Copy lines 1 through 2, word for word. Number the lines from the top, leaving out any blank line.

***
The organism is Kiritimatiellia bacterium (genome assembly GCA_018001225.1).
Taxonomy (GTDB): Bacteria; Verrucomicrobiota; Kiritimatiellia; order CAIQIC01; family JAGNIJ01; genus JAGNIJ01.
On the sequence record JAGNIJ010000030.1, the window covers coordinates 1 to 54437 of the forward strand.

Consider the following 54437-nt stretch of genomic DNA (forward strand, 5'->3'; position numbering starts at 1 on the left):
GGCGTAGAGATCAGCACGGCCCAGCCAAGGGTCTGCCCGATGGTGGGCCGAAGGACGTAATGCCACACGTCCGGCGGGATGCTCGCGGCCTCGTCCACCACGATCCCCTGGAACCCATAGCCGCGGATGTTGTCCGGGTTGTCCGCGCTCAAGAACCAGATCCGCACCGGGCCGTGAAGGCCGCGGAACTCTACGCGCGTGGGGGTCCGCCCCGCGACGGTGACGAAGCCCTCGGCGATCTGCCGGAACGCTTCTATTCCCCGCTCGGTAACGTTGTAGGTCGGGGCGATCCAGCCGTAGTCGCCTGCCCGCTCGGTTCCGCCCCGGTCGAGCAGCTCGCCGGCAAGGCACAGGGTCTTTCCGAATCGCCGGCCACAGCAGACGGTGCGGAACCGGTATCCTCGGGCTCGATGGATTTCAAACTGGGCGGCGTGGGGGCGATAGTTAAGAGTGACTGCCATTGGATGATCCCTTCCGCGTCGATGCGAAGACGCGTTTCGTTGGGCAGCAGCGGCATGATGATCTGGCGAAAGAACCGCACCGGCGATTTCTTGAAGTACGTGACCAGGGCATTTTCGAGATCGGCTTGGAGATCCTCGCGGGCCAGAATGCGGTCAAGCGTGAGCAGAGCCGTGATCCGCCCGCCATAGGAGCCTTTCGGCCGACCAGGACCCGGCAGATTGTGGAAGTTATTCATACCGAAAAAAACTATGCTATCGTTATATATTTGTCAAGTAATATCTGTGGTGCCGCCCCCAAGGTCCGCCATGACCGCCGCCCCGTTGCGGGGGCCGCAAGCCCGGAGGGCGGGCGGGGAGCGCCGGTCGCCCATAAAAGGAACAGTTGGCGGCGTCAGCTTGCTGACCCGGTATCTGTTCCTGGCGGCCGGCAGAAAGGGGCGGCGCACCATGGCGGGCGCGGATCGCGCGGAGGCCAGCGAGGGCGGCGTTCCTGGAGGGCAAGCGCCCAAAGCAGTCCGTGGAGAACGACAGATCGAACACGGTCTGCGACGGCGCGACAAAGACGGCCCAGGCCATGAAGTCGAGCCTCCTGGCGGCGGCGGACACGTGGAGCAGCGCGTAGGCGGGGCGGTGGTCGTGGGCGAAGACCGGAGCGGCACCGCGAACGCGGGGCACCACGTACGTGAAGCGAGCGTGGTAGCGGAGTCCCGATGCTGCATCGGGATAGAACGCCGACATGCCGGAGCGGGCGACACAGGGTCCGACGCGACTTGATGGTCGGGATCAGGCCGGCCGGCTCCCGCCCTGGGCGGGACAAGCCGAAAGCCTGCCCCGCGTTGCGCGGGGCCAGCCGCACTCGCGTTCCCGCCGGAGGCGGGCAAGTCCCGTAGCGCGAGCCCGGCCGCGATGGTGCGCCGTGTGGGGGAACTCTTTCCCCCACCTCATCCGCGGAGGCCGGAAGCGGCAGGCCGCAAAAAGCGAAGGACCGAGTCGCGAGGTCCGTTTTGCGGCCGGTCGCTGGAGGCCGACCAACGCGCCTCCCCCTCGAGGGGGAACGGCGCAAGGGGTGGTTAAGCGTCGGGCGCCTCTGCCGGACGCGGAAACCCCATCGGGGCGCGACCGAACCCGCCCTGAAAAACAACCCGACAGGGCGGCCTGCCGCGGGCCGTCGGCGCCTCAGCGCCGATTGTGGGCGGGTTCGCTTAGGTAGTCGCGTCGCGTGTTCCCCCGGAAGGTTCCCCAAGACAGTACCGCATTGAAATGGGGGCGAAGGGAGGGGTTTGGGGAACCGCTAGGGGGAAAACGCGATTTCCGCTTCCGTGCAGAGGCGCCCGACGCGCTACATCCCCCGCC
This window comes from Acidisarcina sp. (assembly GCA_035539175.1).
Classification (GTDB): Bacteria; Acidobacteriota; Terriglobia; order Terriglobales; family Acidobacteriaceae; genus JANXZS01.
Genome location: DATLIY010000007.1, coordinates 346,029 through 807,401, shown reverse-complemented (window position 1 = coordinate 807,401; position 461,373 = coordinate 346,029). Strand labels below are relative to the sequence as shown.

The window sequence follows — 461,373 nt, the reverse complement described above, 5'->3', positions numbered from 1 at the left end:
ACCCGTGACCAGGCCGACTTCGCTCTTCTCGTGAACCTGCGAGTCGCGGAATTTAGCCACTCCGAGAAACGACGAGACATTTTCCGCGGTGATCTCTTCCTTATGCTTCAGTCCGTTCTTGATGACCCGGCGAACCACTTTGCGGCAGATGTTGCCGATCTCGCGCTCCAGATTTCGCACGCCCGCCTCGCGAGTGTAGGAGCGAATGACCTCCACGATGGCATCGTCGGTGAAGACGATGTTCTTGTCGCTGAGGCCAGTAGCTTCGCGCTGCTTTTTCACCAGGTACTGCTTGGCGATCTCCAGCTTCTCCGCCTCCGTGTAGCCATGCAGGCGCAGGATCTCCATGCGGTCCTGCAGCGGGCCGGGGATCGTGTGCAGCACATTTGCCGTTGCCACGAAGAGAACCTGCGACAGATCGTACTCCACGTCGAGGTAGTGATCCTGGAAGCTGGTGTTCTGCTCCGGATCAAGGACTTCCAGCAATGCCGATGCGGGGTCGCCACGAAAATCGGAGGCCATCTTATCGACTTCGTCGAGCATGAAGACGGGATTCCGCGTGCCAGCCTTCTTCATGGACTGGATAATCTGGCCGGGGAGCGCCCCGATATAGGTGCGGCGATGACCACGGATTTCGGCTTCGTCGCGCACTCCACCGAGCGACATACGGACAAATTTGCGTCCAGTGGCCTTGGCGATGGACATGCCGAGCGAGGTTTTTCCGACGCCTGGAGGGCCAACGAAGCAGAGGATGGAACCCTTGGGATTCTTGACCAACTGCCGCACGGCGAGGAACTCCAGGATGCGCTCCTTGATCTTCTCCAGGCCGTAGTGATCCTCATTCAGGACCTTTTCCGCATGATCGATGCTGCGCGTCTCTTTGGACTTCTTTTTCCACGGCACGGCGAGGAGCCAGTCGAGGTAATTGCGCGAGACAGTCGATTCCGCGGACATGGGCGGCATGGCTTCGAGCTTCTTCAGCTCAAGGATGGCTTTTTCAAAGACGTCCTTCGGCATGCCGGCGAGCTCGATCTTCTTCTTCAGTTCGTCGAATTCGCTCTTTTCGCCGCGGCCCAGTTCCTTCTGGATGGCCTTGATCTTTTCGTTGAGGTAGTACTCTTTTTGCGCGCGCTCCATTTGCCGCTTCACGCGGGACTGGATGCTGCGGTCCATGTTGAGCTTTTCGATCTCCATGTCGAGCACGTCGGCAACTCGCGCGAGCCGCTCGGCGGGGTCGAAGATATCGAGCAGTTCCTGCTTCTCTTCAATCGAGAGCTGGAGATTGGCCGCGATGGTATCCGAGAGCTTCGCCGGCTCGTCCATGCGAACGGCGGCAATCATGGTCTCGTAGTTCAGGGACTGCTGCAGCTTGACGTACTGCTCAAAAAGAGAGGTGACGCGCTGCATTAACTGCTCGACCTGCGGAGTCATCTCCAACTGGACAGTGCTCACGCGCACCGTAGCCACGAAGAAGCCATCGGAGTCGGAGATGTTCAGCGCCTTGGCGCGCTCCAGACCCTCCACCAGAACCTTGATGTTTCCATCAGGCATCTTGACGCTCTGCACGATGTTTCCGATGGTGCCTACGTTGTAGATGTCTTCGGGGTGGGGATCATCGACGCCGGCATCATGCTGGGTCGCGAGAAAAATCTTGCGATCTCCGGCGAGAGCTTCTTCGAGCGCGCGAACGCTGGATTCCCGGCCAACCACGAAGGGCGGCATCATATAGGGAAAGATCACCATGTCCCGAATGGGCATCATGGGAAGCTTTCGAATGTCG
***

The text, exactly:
The organism is Kiritimatiellia bacterium (genome assembly GCA_018001225.1).
Taxonomy (GTDB): Bacteria; Verrucomicrobiota; Kiritimatiellia; order CAIQIC01; family JAGNIJ01; genus JAGNIJ01.